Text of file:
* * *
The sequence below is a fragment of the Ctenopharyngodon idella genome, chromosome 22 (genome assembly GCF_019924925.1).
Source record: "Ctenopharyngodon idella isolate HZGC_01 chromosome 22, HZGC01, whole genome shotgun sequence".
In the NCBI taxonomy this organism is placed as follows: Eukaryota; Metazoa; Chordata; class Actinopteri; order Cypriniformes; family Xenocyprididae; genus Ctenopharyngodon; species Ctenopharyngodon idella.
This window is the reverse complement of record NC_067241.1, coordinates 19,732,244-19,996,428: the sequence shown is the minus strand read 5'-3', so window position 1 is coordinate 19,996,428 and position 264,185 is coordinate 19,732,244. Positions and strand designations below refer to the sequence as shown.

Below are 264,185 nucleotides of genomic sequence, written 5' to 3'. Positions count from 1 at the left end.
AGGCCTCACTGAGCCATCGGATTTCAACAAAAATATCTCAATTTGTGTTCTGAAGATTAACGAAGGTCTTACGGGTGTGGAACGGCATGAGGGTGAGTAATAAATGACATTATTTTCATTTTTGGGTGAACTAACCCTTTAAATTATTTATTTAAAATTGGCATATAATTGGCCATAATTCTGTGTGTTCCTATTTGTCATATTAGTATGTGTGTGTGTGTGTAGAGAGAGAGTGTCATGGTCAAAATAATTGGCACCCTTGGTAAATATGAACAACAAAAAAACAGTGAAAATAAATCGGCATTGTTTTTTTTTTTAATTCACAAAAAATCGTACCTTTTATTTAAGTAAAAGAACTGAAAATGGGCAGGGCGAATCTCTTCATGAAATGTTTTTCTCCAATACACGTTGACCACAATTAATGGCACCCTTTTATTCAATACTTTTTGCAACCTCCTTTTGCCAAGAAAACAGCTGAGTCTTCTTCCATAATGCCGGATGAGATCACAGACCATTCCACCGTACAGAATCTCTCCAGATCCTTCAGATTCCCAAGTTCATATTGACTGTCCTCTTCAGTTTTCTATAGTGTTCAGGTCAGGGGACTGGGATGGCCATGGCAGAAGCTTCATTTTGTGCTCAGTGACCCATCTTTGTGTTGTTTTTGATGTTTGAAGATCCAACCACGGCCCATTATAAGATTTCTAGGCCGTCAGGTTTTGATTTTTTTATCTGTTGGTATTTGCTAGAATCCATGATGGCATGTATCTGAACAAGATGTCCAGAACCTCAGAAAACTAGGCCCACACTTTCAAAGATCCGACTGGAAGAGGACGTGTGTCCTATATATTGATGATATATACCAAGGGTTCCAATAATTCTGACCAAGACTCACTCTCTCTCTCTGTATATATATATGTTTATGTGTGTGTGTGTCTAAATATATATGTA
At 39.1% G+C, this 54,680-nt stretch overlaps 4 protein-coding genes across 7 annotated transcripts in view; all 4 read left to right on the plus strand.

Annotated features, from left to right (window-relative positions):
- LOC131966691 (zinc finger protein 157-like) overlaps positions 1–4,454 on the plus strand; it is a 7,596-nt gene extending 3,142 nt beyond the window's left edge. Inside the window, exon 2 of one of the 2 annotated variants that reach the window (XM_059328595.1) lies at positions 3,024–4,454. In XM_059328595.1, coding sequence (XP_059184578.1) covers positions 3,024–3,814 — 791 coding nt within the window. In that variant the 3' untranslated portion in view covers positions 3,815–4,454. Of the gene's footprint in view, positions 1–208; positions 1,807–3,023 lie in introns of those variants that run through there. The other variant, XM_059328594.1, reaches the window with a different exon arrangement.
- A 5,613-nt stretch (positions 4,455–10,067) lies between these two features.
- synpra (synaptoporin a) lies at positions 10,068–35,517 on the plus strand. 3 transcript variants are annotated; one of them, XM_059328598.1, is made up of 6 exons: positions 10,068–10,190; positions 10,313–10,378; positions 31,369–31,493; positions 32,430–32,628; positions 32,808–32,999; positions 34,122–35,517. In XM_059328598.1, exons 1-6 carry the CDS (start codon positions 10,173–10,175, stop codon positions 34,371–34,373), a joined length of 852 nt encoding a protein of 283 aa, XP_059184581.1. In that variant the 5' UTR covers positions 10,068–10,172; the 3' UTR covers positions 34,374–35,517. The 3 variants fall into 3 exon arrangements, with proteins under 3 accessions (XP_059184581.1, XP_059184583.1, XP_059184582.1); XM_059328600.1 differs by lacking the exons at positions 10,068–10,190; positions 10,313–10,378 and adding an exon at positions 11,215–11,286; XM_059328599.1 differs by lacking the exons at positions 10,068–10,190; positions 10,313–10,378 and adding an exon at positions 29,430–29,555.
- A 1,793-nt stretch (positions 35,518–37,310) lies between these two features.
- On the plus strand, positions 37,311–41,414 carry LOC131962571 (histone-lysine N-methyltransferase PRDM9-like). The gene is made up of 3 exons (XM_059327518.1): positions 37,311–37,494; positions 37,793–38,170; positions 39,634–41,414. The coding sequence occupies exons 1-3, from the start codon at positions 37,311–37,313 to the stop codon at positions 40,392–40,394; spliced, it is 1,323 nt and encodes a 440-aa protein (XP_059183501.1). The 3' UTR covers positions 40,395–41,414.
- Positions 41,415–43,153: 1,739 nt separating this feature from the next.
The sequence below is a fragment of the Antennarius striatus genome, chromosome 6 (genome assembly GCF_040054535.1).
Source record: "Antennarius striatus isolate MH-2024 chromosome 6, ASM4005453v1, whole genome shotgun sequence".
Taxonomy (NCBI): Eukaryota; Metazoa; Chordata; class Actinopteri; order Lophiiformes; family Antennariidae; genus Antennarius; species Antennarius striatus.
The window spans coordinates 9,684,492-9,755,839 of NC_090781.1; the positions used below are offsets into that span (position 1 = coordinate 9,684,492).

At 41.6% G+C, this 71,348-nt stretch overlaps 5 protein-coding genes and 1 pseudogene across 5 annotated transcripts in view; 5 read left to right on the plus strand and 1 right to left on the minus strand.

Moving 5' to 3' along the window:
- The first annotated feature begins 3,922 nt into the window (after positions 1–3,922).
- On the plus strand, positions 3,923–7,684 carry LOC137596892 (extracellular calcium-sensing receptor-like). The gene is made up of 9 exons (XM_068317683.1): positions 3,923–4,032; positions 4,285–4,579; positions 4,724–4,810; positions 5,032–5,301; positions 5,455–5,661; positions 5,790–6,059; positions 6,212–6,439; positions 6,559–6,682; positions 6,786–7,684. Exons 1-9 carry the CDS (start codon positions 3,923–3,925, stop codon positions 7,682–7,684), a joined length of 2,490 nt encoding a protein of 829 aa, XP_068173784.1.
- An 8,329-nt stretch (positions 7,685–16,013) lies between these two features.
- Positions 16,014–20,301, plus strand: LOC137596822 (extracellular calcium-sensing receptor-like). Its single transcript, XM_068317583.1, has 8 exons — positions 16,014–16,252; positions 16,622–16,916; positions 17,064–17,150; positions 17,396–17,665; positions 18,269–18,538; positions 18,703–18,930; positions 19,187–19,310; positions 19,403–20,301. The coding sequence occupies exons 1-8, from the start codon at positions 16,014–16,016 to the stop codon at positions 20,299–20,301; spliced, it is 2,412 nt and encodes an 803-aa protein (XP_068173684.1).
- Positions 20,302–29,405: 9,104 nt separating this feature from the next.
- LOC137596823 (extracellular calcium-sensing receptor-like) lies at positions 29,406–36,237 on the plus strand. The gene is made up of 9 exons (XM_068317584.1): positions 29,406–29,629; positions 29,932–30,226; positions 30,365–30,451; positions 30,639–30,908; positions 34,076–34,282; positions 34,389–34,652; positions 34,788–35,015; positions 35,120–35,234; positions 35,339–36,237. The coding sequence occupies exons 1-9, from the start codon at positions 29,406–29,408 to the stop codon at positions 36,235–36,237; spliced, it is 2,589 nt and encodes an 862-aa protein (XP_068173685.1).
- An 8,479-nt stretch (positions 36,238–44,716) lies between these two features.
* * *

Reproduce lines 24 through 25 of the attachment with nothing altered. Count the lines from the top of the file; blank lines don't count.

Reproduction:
- Positions 16,014–20,301, plus strand: LOC137596822 (extracellular calcium-sensing receptor-like). Its single transcript, XM_068317583.1, has 8 exons — positions 16,014–16,252; positions 16,622–16,916; positions 17,064–17,150; positions 17,396–17,665; positions 18,269–18,538; positions 18,703–18,930; positions 19,187–19,310; positions 19,403–20,301. The coding sequence occupies exons 1-8, from the start codon at positions 16,014–16,016 to the stop codon at positions 20,299–20,301; spliced, it is 2,412 nt and encodes an 803-aa protein (XP_068173684.1).
- Positions 20,302–29,405: 9,104 nt separating this feature from the next.